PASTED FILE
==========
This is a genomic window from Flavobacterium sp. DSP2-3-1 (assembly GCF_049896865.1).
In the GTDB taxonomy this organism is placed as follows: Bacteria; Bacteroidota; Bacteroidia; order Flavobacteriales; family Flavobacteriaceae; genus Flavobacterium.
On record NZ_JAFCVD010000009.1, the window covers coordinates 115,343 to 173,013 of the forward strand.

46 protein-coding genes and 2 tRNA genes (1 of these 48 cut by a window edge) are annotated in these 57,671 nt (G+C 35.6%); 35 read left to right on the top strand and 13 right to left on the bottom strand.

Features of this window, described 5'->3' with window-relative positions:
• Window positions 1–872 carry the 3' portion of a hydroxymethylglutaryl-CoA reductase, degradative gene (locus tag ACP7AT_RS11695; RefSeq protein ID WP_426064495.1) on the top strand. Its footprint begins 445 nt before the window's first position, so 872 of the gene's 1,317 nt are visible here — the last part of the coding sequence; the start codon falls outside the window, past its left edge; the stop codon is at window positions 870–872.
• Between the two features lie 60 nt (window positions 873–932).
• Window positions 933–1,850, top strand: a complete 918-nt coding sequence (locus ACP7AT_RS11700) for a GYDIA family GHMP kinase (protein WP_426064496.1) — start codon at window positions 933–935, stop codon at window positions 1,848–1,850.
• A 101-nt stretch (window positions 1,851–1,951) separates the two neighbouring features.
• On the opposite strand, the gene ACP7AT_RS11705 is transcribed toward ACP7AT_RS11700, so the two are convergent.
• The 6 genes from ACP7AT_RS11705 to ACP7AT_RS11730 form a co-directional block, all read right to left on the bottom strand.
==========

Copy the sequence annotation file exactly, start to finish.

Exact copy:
This is a genomic window from Flavobacterium sp. DSP2-3-1 (assembly GCF_049896865.1).
In the GTDB taxonomy this organism is placed as follows: Bacteria; Bacteroidota; Bacteroidia; order Flavobacteriales; family Flavobacteriaceae; genus Flavobacterium.
On record NZ_JAFCVD010000009.1, the window covers coordinates 115,343 to 173,013 of the forward strand.

46 protein-coding genes and 2 tRNA genes (1 of these 48 cut by a window edge) are annotated in these 57,671 nt (G+C 35.6%); 35 read left to right on the top strand and 13 right to left on the bottom strand.

Features of this window, described 5'->3' with window-relative positions:
• Window positions 1–872 carry the 3' portion of a hydroxymethylglutaryl-CoA reductase, degradative gene (locus tag ACP7AT_RS11695; RefSeq protein ID WP_426064495.1) on the top strand. Its footprint begins 445 nt before the window's first position, so 872 of the gene's 1,317 nt are visible here — the last part of the coding sequence; the start codon falls outside the window, past its left edge; the stop codon is at window positions 870–872.
• Between the two features lie 60 nt (window positions 873–932).
• Window positions 933–1,850, top strand: a complete 918-nt coding sequence (locus ACP7AT_RS11700) for a GYDIA family GHMP kinase (protein WP_426064496.1) — start codon at window positions 933–935, stop codon at window positions 1,848–1,850.
• A 101-nt stretch (window positions 1,851–1,951) separates the two neighbouring features.
• On the opposite strand, the gene ACP7AT_RS11705 is transcribed toward ACP7AT_RS11700, so the two are convergent.
• The 6 genes from ACP7AT_RS11705 to ACP7AT_RS11730 form a co-directional block, all read right to left on the bottom strand.